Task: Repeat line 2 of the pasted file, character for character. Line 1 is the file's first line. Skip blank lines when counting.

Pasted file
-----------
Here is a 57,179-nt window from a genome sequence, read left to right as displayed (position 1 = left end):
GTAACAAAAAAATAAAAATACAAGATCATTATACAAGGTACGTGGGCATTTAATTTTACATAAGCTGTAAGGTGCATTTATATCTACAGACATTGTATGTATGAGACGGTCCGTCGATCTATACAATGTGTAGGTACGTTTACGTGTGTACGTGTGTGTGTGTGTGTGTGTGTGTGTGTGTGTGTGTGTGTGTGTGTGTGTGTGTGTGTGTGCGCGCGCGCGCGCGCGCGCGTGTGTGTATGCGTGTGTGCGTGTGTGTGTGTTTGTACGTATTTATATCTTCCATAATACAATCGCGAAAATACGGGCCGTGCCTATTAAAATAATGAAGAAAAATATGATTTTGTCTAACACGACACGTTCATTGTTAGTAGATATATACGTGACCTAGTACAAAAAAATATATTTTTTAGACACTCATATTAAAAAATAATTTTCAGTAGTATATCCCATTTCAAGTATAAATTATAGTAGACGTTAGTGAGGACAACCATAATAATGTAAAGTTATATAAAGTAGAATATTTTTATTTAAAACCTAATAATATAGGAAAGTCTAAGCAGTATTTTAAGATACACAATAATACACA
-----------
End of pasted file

GTAACAAAAAAATAAAAATACAAGATCATTATACAAGGTACGTGGGCATTTAATTTTACATAAGCTGTAAGGTGCATTTATATCTACAGACATTGTATGTATGAGACGGTCCGTCGATCTATACAATGTGTAGGTACGTTTACGTGTGTACGTGTGTGTGTGTGTGTGTGTGTGTGTGTGTGTGTGTGTGTGTGTGTGTGTGTGTGTGTGTGCGCGCGCGCGCGCGCGCGCGTGTGTGTATGCGTGTGTGCGTGTGTGTGTGTTTGTACGTATTTATATCTTCCATAATACAATCGCGAAAATACGGGCCGTGCCTATTAAAATAATGAAGAAAAATATGATTTTGTCTAACACGACACGTTCATTGTTAGTAGATATATACGTGACCTAGTACAAAAAAATATATTTTTTAGACACTCATATTAAAAAATAATTTTCAGTAGTATATCCCATTTCAAGTATAAATTATAGTAGACGTTAGTGAGGACAACCATAATAATGTAAAGTTATATAAAGTAGAATATTTTTATTTAAAACCTAATAATATAGGAAAGTCTAAGCAGTATTTTAAGATACACAATAATACACA